The more things change, the more they stay the same
The International Engine of the Year Awards have space for both innovation and enthusiasm.
The 2018 International Engine of the Year Awards were announced in Stuttgart this first week of June, and they continue to give us insight into how the automotive world is thinking and moving. Happily, they are still thinking fun.
The overall International Engine of the Year Award went to Ferrari for the third year in a row for the 3902cc turbocharged V8 that joyfully powers the new 488 Pista.
This is only the second time in the two decades of awards that an engine has won three times in succession.
Lest you think the awards have always been sports-skewed, please note that the previous triple winner was the little Ford one-liter Eco Boost.
Other previous winners include AMGs and the Toyota Prius Hybrid powerplant, so the field is always diverse.
The 3.9-liter V8 turbo from Ferrari also won the Performance Engine of the year and the class for 3-liter to 4-liter engines.
Interestingly, while the previous triple-winner Ford kept the engine relatively the same throughout its reign, Ferrari has been making serious changes to the engine as it went along.
The new configuration as used in the 488 Pista has a wider and more useable power band, for example.
Ferrari also took honors with its 6.5-liter V12 as used in the 812 Superfast. It won the New Engine Award as well as the Above 4-Liter Class Award.
Next come the fun-loving Germans. Porsche took the 2.5-to 3-Liter Award with their 3-liter six cylinder turbo as used in their 911 Carrera and GTS, and the like.
It also took the 1.8- to 2-liter class award for the 2-later turbo used in the Porsche 718 Boxster and Cayman.
They were split by Audi, which took the 2- to 2.5-liter Class Award with their 2.5-later 5 cylinder turbo from the RS3, TT RS, and RS Q3.
The next size down is the 1.4-to 1.8-later class, and here there are configuration changes yet still a focus on driving enjoyment.
The win went to the BMW 1.5-liter 3-cylinder electric-gasoline hybrid that moves the sports-luxury touring i8. This size is also the point at which things move to three-cylinder motors.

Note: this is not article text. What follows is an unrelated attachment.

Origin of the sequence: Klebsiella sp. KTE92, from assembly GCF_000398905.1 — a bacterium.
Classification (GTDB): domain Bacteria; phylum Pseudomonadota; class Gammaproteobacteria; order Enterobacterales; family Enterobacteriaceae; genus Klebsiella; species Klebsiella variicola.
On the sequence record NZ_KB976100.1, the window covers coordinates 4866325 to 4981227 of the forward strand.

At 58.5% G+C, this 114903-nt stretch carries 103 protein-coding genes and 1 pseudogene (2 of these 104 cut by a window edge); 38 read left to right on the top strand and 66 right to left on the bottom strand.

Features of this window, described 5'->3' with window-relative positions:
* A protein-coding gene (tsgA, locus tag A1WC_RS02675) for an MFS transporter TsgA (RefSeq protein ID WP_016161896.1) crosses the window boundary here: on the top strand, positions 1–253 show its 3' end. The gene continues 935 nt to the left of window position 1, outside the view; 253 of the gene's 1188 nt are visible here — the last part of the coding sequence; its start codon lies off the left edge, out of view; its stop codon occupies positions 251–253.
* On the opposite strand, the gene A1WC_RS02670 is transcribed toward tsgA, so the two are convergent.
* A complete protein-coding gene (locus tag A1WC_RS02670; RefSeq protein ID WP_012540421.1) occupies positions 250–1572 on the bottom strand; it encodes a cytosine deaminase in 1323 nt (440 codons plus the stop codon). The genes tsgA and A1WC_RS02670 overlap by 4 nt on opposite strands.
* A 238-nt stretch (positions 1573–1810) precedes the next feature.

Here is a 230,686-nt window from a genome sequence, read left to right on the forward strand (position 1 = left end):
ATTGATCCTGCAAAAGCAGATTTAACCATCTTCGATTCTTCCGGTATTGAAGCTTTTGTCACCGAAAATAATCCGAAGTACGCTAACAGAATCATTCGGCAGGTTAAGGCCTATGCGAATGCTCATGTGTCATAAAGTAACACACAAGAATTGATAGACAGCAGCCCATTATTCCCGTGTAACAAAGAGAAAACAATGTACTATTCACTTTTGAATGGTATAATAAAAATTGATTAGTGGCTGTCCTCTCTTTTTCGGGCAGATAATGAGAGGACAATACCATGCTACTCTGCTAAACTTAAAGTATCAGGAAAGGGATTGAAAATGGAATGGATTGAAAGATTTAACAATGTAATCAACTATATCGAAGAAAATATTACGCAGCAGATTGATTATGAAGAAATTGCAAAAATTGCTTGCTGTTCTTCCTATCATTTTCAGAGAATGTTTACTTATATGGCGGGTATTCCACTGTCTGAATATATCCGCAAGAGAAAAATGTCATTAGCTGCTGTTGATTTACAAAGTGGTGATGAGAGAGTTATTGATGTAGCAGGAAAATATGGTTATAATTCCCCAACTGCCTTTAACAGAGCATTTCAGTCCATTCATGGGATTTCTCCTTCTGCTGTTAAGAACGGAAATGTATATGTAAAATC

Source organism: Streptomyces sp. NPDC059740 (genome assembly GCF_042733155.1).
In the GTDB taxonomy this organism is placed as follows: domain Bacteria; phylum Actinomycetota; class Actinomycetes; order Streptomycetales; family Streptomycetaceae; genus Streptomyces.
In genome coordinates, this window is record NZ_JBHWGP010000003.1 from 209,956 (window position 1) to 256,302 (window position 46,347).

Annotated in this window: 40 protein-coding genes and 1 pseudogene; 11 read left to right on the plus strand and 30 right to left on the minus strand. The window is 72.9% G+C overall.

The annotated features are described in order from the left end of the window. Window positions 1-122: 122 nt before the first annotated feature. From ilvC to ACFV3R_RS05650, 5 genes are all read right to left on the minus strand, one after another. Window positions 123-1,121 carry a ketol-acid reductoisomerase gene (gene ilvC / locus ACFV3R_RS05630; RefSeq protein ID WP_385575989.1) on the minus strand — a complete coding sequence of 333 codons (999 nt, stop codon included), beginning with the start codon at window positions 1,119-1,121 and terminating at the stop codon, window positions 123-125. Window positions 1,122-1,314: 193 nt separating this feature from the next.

The 1- to 1.4-later class Award went to the PSA Peugeot Citroen 1.2-liter turbo, which is used on a wide variety of vehicles including Peugeot 208, 308, 3008, Citroen’s C3, C4 and Grand Picasso, and even the Opel Crossland X and Grandland X.
The sub-1 award was also a triple: the Volkswagen 999-cc turbo that goes into Audis, VWs, Seats and Skodas.
Interesting to note that Audi uses this too for their A1, A3 and Q2, so clearly this is meant for the more discerning drivers.
Other awards include the Green Engine and Electric Powertrain classes, both of which were won by the all-electric Tesla from the Model S, Model X, and Model 3.
What does all this tell us? The trends continue. Big engines are getting more efficient (as they need to) but also more flexible and driver-friendly.
Porsche has put its own stamp of fun further down the size ladder where before it was BMW and MB country.
The Audi 5 cylinder is still much loved and holds its place as ever. Three-cylinders seem to have become de rigueur for anything below two liters.
Not everyone believes in this though, and we are already seeing the contenders for next year’s honors and market share.
The innovative engineers at Mazda (remember the rotary) are looking to make noise with engines that combine the best traits of diesel and petrol operation in the near future, and their answer to triples is cylinder deactivation.
Happily, Mazda also focuses on driver enjoyment as much as the others, so we look forward to even more change in the coming years.
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